Japan’s industrial production expanded for a second straight month in December, as strengthening global demand injected companies with renewed confidence.
Factory output rose 3.1 percent from November, the Japanese Ministry of Economy, Trade and Industry said yesterday. Driving the gains were export-reliant industries including transport equipment, electronic devices and steel.
The figure beat Kyodo news agency’s average market forecast for a 3 percent rise and prompted the ministry to upgrade its assessment of industrial production — a key barometer of Japan’s economic health.
It now says output “shows signs of an upward movement.” In December, it described industrial production as “weakened.”
The result marked the strongest monthly showing of last year and indicates that overseas demand is starting to accelerate, sparking the manufacturing sector. Global appetite for Japanese goods, particularly from China, has served as a critical lifeline for the country’s recovery amid lackluster domestic demand.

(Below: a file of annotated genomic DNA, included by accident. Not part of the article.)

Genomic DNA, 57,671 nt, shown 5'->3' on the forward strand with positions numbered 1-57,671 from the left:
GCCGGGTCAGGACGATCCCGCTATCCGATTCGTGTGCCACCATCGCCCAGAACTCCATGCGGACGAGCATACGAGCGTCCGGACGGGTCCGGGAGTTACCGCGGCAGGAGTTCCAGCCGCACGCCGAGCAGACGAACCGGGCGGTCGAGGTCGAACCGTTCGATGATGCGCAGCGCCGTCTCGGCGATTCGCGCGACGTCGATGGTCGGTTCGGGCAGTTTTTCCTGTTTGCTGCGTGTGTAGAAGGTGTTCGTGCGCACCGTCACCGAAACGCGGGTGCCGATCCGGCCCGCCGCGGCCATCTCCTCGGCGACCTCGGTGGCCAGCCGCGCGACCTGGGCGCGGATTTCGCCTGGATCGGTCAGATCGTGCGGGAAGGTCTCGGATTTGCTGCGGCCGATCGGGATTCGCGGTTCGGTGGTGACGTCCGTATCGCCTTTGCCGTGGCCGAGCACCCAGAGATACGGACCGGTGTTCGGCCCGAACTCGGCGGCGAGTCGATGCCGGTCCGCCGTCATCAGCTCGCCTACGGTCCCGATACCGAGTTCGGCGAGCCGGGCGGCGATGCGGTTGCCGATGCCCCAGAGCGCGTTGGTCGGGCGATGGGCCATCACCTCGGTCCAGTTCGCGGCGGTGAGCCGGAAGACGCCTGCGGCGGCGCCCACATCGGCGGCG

A steady slowdown in export growth between February and October last year, as well as a strong yen, had triggered concerns that the economy was faltering. Industrial production also declined consecutively between June and October.
Analysts are more bullish about this year.
Last week, the central bank upgraded its economic outlook for the fiscal year ending March 31. It now expects real GDP to expand 3.3 percent, up from 2.1 percent forecast in October.
Government data last week showed that exports from the world’s third-largest economy rose 13 percent in December from a year earlier, accelerating for the second straight month.
The industrial production survey points to further growth last month, with output forecast to rise 5.7 percent. This month’s output is projected to slip 1.2 percent.
The report also shows that shipments were up 1.1 percent in December from a month earlier and inventories expanded 1.4 percent.